Thursday, 4 October 2018
The Thing About Beecher's Gate (2018) - Short Horror Film Review
Earlier this year in June I watched Jeremy Herbert's fantastic short film The Childish Thing and so when he contacted me about his new short The Thing About Beecher's Gate I knew I would be in for a treat, especially seeing as how it again stars Morgan McLeod (who came up with the story along with Herbert). What these films do very well is make something that on paper sounds ridiculous and to be truthful pretty lame actually become something that is unsettling and creepy. Now the trailer itself avoids showing just what the horror is here and so I feel it would ruin too much of the surprise to actually mention much of what is going on here except in general terms.
Deputy Eli Stoker (McLeod) has recently transferred to the quiet town of Beecher's Gate and finds himself with an odd assignment. The Sheriff (Chris Cipa) has told Eli he must go to a remote barn out in the middle of dense woodland and spend the night there. To help with his mystery task he is provided with a flashlight and a shotgun, but no actual explanation of what he is to do there other than it being a tradition for new members to carry out. Eli figures it is some sort of elaborate hazing ritual and expects he will be pranked, however deep into the night he discovers himself caught up in something really quite horrifying and must do what he can to survive the night...
I expected I would like this and I did in fact like this. Due to the amount of films I have for review at the moment I watched this on my phone on my lunch break at work. It just goes to show what a great job Herbert did as I get genuine chills down my spine at times even in that most unsuited location. The director has stated that special care went into every aspect of this short to convey the message he wanted to impart, I admit I don't really know what that message was but I had a good time regardless. On the surface this is a survival film, the antagonists could be replaced with zombies, they could be replaced with gang members (an inspiration for this was John Carpenter's classic Assault on Precinct 13) and it would work. The biggest horror just comes from the most unlikeliest of choices, there is no explanation for what is going on or why it is going on, it is just tradition. This could be a commentary on traditions in general, especially small town ones where to outsiders they appear confusing and plain bizarre. I also feel it works as an analogy for rule following and thinking outside the box. Eli is provided with very basic rules to follow and by having the confidence to use his initiative proves that he can be a valuable team player who will be an asset to Beecher's Gate.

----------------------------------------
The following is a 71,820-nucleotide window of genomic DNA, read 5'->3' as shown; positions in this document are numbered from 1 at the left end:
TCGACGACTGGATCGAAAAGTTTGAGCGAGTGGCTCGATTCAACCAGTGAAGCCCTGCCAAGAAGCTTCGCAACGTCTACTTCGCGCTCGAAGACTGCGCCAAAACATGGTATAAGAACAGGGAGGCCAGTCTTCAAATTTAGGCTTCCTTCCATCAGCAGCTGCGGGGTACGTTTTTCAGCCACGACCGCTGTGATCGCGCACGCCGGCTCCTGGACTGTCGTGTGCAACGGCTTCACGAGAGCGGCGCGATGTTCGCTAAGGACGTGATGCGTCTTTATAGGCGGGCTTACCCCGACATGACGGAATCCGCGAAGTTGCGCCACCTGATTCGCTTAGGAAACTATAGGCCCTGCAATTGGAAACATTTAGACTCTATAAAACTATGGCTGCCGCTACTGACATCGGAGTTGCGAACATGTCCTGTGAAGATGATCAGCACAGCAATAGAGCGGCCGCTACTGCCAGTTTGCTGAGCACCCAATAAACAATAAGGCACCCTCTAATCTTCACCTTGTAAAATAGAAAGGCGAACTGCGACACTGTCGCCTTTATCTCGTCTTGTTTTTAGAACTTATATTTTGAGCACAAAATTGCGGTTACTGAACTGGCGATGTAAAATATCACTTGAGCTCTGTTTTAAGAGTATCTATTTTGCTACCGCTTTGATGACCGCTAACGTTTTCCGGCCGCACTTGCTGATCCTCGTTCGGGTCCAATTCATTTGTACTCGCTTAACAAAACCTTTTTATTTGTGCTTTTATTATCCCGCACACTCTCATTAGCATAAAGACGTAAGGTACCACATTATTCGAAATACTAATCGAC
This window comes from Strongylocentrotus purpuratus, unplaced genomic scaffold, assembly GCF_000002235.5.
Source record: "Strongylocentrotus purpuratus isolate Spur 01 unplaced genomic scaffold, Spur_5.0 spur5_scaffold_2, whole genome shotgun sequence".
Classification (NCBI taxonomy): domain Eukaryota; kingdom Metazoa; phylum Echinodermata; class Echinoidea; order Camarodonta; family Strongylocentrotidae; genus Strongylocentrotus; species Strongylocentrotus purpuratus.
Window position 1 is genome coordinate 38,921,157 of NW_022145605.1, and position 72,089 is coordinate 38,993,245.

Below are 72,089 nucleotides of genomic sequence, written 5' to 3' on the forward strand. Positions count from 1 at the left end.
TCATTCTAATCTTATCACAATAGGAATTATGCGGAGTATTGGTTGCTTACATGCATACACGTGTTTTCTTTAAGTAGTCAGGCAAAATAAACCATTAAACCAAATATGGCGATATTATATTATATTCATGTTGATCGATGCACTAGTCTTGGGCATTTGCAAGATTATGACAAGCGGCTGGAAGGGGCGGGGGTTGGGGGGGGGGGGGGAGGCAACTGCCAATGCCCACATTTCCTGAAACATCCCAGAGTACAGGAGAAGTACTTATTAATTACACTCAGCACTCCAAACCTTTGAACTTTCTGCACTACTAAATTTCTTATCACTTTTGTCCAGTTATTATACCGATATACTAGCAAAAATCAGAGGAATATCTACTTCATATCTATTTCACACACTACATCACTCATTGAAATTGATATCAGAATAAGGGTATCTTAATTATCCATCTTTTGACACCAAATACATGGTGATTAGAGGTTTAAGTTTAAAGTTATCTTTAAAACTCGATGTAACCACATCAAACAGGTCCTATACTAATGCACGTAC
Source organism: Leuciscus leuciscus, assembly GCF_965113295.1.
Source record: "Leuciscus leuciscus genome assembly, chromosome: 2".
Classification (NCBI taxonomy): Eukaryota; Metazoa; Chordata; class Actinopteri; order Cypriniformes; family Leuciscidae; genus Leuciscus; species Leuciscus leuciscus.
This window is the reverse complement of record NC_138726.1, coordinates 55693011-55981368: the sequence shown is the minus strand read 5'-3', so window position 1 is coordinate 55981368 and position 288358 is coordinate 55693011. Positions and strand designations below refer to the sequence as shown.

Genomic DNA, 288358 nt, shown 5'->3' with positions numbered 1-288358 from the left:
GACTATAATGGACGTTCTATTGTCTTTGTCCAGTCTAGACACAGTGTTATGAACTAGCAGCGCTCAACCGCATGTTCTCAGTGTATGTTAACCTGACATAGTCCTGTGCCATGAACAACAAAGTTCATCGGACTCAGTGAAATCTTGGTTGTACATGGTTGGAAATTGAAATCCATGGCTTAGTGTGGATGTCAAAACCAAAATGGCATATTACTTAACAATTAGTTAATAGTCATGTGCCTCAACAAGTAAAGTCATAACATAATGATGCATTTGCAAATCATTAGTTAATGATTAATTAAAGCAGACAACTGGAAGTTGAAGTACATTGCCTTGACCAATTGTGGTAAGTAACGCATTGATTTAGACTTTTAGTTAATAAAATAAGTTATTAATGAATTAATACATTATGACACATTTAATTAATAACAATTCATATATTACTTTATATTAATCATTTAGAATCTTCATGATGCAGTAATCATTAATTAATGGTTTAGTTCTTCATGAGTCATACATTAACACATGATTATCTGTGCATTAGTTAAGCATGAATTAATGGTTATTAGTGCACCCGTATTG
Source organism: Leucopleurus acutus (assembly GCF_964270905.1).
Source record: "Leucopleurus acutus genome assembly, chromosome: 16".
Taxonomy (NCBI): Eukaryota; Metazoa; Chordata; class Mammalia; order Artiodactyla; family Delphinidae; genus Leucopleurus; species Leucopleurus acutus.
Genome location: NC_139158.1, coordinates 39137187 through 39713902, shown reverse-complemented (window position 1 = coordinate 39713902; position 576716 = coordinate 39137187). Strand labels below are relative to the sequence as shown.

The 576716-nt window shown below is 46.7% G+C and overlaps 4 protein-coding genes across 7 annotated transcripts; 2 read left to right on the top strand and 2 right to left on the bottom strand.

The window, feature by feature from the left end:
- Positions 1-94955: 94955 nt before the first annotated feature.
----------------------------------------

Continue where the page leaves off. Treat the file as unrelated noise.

This is mostly a completely bloodless affair but surprises come from some unexpected places with the use of chains bringing memories of Hellraiser to mind. There are some really good shots here, from a character being dragged away into darkness to a shot of a character in focus in the foreground as an out of focus background thing sweeps towards him. This is all supplemented by a really effective score that sounded at times like the backdrop to an alien landscape, reflecting well on the bizarre situation. There are a couple of characters here but for me it was McLeod who stood head and shoulders above the other two, though Cipa was perfectly suited as the Sheriff.
If I had any complaints I guess it would be that from a pacing perspective it follows a similar format to The Childish Thing, and like that one I found the ending to be a little underwhelming, though that ambiguity helped maintain the horror aspect better than any explanation would have done. I loved The Thing About Beecher's Gate, short films can be some of the most entertaining when it comes to horror, especially when they are made this well.